In this connection it may be well to state that if the water transportation can be had at Charleston, large quantities of ore will be shipped over the Three C’s Road to eastern points via Charleston, and thus Charleston will reap a benefit from the mineral deposits of this section.
One of the attractions of Blacksburg is Whittaker’s Mountain, upon which a park is now being laid out which will be known as “Overlook Park.” In the centre of the park, on the very highest portion of the mountain, is now being built an observatory which will be fifty-two feet in height and will be handsomely furnished with every convenience and a fine glass. The work is being done under the direct supervision of Major J.F. Jones.
The scenery from the top of the mountain is grand and sublime and is said to equal, if not surpass, that which is obtained from the Battery Park Hotel in Asheville. The Blue Ridge range can be easily seen, and as we stood on the celebrated Indian mound and looked toward Charleston the spire of St. Michael’s was almost visible (in imagination), while on the other side the cities of Chicago and Cincinnati were some distance beyond the horizon. The scene was a dream, and it would require a poet’s pen to describe the profound loveliness and grandeur of the surrounding country. It is proposed to build a hotel on the mountain, but no decided action has been thus far taken in the matter. On the south side of this mountain the now celebrated cavern and underground river are natural attractions. None of the party who visited the mountain manifested any desire to descend into the well, or cavern, and so we did not visit that place. Dr. John G. Black, Col. R.A. Johnston, Major John F. Jones, and M.R. Reese have formed a joint stock company for the purpose of opening and exploring the cavern, and the work is progressing as rapidly as possible, although no developments of an important nature have yet been made.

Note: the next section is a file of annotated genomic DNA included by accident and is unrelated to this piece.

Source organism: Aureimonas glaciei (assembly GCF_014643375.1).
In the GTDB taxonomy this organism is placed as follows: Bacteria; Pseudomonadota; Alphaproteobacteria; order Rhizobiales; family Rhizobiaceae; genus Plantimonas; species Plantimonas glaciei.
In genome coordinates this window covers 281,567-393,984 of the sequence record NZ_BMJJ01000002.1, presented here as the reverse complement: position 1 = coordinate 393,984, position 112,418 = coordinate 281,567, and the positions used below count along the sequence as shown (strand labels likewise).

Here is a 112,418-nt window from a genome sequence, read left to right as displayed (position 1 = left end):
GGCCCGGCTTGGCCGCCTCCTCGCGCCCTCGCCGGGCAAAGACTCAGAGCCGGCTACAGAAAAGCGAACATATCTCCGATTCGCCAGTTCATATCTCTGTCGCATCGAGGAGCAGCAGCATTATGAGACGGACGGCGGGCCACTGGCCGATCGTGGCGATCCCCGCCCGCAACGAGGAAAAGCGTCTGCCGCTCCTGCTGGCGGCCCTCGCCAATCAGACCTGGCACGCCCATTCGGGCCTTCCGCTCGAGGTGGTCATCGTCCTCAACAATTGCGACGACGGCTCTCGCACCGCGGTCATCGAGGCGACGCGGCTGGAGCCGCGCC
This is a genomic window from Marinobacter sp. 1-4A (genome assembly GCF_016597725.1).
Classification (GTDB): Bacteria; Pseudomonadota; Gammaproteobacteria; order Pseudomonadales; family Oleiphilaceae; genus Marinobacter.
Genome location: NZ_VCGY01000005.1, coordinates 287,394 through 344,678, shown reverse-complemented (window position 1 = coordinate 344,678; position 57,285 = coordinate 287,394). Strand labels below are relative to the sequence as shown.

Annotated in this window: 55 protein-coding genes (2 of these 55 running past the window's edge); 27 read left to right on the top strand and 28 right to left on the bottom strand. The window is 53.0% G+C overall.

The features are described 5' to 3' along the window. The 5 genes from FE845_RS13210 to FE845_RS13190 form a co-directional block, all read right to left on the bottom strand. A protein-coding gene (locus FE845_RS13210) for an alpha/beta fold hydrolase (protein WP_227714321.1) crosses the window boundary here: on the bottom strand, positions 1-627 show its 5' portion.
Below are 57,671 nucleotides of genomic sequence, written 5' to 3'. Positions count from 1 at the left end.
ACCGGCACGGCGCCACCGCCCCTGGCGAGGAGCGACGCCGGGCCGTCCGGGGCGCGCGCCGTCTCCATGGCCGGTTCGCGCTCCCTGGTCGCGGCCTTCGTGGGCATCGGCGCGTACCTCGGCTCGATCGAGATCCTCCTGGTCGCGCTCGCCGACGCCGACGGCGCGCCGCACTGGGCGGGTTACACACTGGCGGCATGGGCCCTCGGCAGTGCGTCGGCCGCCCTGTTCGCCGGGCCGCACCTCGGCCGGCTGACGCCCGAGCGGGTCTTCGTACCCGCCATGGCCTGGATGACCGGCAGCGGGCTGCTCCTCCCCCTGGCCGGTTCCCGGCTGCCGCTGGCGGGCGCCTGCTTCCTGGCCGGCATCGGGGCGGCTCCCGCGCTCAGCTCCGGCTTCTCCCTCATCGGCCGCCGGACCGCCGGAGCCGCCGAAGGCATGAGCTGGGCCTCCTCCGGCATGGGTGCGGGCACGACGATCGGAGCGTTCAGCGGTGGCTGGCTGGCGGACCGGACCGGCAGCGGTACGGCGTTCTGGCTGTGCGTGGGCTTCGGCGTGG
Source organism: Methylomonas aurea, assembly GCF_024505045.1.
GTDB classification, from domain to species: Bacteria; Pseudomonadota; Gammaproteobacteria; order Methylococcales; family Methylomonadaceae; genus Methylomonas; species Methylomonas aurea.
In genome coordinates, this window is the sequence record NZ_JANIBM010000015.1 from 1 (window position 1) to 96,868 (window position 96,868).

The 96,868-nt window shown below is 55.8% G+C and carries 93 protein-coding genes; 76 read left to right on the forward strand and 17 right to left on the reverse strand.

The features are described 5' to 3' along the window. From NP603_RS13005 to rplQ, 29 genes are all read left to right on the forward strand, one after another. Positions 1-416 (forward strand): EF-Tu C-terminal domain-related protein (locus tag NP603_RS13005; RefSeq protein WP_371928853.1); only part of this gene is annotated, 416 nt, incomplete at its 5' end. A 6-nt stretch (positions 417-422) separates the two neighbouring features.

It will thus be seen that the resources of Blacksburg are numerous and valuable. The people here are alive to the needs of the hour and are making use of their resources in a manner that insures abundant success.
Reprinted from South Carolina in the 1880s: A Gazetteer by J.H. Moore, Sandlapper Publishing Company – 1989